Moreover, the dispute is about sending a clear message to employers that we won't tolerate continued attacks on our pensions. If we want to ensure better outcomes in future valuations and avoid further unnecessary contribution rises in the future, we need to put pressure on the employers to push USS for a change in approach.

My employer has called for USS to change its approach - why should I take action against them when it's USS that's at fault?

While some employers have begun to speak out about the need for USS to change its approach, the employers' representative Universities UK has not done enough to push back against unnecessary contribution rises. Paradoxically, industrial action will help us to work with sympathetic employers like yours to put more pressure on UUK

My branch voted yes. What sort of action am I being asked to take?

A strong vote for industrial action means that, if the employers fail to meet UCU's demands, we now have significant leverage to change their minds, as we have done before. While our preferred option is to resolve the dispute through negotiation without any disruption to students, the employers need to know that we are serious and prepared to hit hard with industrial action if needed.

For that reason the HEC has agreed to take an initial eight days of strike action beginning in the middle of November, as well as action short of a strike in the form of working to contract. If the employers still aren't willing to bring forward an acceptable offer after sustained strike action, we also have the option of deploying a marking and assessment boycott.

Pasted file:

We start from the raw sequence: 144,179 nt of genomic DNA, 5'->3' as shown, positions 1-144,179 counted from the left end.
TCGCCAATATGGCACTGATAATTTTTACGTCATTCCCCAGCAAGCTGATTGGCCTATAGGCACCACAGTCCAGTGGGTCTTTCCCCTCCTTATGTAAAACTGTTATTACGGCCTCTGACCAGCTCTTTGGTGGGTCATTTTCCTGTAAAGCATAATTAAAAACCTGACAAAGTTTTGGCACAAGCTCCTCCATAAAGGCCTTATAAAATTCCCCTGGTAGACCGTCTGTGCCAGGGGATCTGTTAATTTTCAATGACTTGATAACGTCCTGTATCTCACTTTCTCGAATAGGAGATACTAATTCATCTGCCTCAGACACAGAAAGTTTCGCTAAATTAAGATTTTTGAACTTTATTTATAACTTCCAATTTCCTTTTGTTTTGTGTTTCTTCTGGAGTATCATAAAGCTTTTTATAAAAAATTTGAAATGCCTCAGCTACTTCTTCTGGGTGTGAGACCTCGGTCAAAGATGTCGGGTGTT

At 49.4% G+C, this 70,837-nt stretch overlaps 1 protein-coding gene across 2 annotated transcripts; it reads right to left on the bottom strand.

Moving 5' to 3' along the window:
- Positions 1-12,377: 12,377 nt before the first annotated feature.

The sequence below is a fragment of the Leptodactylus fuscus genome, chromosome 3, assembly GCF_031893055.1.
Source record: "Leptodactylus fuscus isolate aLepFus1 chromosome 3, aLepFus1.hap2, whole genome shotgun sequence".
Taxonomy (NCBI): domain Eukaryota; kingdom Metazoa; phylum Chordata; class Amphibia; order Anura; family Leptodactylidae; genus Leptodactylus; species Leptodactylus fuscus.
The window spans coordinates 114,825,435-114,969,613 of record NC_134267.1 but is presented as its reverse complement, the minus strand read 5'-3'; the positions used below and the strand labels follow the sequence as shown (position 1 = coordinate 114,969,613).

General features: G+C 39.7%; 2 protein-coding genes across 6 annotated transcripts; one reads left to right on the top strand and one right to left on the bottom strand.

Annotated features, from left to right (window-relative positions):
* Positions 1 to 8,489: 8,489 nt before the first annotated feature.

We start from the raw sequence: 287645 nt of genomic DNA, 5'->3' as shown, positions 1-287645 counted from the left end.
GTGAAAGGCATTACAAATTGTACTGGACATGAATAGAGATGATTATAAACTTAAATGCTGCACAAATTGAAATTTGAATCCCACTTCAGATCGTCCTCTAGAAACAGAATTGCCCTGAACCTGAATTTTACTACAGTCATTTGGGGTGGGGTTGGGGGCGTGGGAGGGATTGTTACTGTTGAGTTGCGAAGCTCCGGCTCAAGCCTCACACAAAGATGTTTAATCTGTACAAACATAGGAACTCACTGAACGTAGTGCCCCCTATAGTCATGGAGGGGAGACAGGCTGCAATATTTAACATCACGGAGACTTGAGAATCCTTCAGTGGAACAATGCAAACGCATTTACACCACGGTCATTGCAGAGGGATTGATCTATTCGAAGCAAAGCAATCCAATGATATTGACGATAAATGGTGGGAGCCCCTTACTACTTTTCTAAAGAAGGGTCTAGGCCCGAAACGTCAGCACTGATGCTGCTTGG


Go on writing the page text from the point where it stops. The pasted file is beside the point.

Won't industrial action cause unnecessary disruption to my students?

The decision to take industrial action is never taken lightly, but the stakes in this dispute are high. We're fighting to keep USS pensions affordable, not just for now but for the future when many of those students may be working in HE themselves. Decent pensions are vital in ensuring that careers in HE remain attractive into the future.

We are pleased that NUS has also issued a joint statement with us, offering support and solidarity from students in both the USS and HE pay disputes.

Can members who are on Tier 2 migrant visas take part in strikes?

Yes. Thanks to campaigning from UCU and others during the dispute in 2018, the government confirmed in July 2018 that it was changing the immigration rules and Tier 2 sponsor guidance to make it clear that Tier 2 migrants could participate in legal strike action without it threatening their leave to remain. Strike action has been added to the list of exceptions to the rule on absences from employment without pay.

Read our full FAQs for migrant workers here.

Last updated: 19 November 2019